A Homily on II Cor. 9:6-11
By Bishop David of Sitka and Alaska
Today you heard St. Paul’s words to the Corinthians, telling them the one who sows sparingly will reap sparingly, and the one who sows bountifully shall reap bountifully. What is it about the Corinthians that caused St. Paul to talk to them this way? What point is he trying to make to them? Were they farmers that needed to grow more crops? Were they rich financiers from which he wanted money? We know that St. Paul had so many problems with the Corinthian Church that his two of his longest Epistles are written to them. Corinth was a city free from persecution, it had pagan temples, its Christians were weak spiritually; they were surrounded by people of greed, lust, drunkenness, polytheism, freethought and divisiveness. In short, it wasn’t that different from the land we live in today.
St. Paul had asked them at different times to help raise money for the suffering church in Jerusalem. Because of its status and freedom, it was also wealthy and capable of helping others, if taught to do so. So it is that we have this revealing passage on his thoughts on the relationship between giving and God’s response.
It is simply stated, but true. It is stated in a way that shows the relationship between the giving and receiving in Faith, and it tells us how it is to be done by all of us.
When we give to God, we are not just giving something away. We are not exchanging one type of bounty for another. We are not doing something because we are looking for a reward, although we could, in reality be doing all of these things. St. Paul makes it clear we should be doing so with real joy, cheerfully, because we want to, and for no other reason. Orthodoxy does not believe in the so-called “Prosperity Gospel”, the belief held by many of the televangelists that if you give them what they ask you will be highly rewarded in a financial way. If fact, St. Paul is careful to present his idea about giving in a way that demonstrates the way our Creator has always operated in relation to his creation.
He uses the term “sowing”, a farming term related to how a farmer plants his seeds to collect a crop in the fullness of time. As anyone knows who has ever been around farming, your yield from the seeds you plant is directly related to the quantity of seeds you put into the ground. In a given area of ground, a farmer knows how many pounds of seeds he needs to have a good crop yield. He also knows that if he skimps on the seeds, he’ll be looking at a poor harvest, but if he plants liberally, his chances of a bumper crop are much greater.
But the farmer also knows that it is not just the amount of seeds he puts into the ground, it is type of soil, the amount of rainfall, the warmth or coolness of the climate all are factors in the outcome. We may ask what has this to do with giving money to God? We find the answer in the further explanation that St. Paul when he states everyone has to give as he “purposes in his heart”, meaning as he intends to give because he has looked at all the needs around him and made a good choice. Its not just in giving the money away, its giving it away for the right reasons at the right time. And even more than that, it must be done cheerfully. In other words, we should receive joy in the act of giving.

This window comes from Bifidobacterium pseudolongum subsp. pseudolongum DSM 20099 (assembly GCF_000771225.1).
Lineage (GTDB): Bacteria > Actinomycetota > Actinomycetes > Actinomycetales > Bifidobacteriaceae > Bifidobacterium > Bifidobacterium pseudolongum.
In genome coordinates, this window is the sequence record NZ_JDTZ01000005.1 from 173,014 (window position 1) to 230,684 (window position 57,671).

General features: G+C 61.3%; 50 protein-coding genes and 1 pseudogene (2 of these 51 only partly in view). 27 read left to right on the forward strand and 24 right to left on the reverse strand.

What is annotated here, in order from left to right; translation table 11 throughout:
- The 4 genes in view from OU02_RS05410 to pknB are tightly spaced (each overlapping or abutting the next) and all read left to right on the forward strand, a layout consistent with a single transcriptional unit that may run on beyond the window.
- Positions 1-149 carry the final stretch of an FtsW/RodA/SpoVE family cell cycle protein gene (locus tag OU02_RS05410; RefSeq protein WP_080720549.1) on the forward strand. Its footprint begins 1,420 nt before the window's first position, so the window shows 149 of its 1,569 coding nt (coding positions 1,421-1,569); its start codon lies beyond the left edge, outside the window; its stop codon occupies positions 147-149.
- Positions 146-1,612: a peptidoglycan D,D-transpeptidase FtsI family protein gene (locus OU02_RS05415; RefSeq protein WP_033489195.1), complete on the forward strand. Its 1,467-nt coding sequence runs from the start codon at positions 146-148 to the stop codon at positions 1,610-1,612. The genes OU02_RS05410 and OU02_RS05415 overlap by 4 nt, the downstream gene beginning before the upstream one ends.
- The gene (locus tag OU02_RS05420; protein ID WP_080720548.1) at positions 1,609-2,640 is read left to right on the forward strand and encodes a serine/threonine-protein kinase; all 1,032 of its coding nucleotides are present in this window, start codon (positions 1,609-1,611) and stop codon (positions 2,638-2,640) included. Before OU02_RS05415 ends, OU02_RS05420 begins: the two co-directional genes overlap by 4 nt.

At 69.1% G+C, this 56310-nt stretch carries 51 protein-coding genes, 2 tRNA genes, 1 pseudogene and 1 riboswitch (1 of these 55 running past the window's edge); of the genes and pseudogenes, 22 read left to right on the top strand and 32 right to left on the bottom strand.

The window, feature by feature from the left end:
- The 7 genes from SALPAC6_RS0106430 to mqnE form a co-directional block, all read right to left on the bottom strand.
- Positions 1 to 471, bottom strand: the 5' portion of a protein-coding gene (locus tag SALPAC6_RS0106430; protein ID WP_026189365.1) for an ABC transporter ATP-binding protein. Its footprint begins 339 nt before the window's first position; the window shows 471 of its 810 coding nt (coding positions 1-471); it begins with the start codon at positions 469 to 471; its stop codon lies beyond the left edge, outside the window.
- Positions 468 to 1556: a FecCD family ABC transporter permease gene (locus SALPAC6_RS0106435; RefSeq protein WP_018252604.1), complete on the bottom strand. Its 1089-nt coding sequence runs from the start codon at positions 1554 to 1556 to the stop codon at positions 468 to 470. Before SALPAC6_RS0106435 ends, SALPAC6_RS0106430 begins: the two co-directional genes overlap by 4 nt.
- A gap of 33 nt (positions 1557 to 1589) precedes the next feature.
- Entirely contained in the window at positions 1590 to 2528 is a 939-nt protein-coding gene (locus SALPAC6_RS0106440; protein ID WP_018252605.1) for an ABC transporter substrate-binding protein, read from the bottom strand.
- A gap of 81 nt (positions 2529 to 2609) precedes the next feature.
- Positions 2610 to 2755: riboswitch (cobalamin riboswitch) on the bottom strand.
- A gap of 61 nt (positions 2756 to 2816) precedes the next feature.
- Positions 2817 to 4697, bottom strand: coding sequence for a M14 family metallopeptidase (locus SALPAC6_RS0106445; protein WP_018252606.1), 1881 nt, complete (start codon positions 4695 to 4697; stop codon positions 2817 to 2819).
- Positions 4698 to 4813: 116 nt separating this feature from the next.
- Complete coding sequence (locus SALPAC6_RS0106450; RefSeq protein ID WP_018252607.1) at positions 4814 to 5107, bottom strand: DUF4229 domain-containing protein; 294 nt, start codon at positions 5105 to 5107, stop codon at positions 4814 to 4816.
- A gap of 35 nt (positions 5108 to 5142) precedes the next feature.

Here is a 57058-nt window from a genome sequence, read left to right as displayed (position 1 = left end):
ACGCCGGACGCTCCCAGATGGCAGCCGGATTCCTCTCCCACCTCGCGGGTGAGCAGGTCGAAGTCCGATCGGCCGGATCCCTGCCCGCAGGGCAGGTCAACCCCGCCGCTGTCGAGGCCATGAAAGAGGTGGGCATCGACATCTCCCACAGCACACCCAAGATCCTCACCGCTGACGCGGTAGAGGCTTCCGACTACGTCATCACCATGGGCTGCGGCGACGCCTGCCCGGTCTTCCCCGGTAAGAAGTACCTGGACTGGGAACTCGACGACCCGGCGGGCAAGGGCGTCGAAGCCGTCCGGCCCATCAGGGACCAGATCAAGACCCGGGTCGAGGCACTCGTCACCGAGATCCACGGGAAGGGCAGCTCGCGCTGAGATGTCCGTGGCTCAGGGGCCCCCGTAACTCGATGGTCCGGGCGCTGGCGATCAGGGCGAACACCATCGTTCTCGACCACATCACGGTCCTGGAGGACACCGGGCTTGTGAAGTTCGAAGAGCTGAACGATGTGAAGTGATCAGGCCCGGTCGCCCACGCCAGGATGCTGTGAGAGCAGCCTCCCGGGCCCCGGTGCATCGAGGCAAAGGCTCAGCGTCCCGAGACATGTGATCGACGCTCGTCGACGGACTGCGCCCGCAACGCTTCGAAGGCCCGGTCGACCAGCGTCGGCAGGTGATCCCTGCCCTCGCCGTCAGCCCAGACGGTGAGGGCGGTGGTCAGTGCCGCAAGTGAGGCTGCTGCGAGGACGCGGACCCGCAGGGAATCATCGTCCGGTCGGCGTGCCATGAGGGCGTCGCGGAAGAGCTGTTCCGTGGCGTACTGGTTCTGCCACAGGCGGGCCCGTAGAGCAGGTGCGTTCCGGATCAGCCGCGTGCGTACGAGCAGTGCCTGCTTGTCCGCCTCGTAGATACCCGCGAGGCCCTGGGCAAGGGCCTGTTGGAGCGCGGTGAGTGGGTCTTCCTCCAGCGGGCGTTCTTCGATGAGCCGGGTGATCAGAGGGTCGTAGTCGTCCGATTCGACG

When the farmer plants his seeds in the spring, he has no idea how wet or dry the summer will be, nor how warm or cool the weather will be, all he knows is that each time he did this in the past, he received his crops in their time. He realizes that if he lets the seeds remain in the sacks he will have no crop, he has to put his faith in the way God works, the way the seeds, the soil, the water and the wind work together to receive his reward in its time.
All of this brings us to our current situation we find ourselves in. God has given all of us a great amount of “seeds” for our benefit. We can use them however we want, we received it freely for one reason, we are citizens of Alaska. Nowhere else in the United States is there such an act of honor placed on its citizens. We didn't put the oil in the ground, nor did we create the oil companies that harvested the oil, we didn’t even formulate the system from which we receive this bounty. Only our act of being born, or moving to, Alaska made this possible for us. We can be thankful for a good governor, like Jay Hammond, and a legislature that had the foresight to make this possible, but in the end, it is almost entirely an act of God that has given us this gift.
So, seeing how little we have actually done to receive it, should we not be willing, with joy in our heart, return back to God a portion of what we have received? Is it not in our interest and for our own benefit that we should be willing to over back to God from this seed that is ours to plant for our own future, the same way that our state planted those first oil revenues as seeds for growth, so that they would multiply and make this blessing possible?
Beloved, with joy in our heart, let us plant the seed of faith, and do so not grudgingly, but cheerfully, so that we will be able to see the fruit of our efforts in due time. Let St. Paul’s prayer for the Corinthians be his prayer for us, and “May He who supplies the seed to the sower, and bread for food, supply and multiply the sedd you have sown and increase the fruits of your won righteousness, while you are enriched in everything for all liberality, which causes thanksgiving through us to God.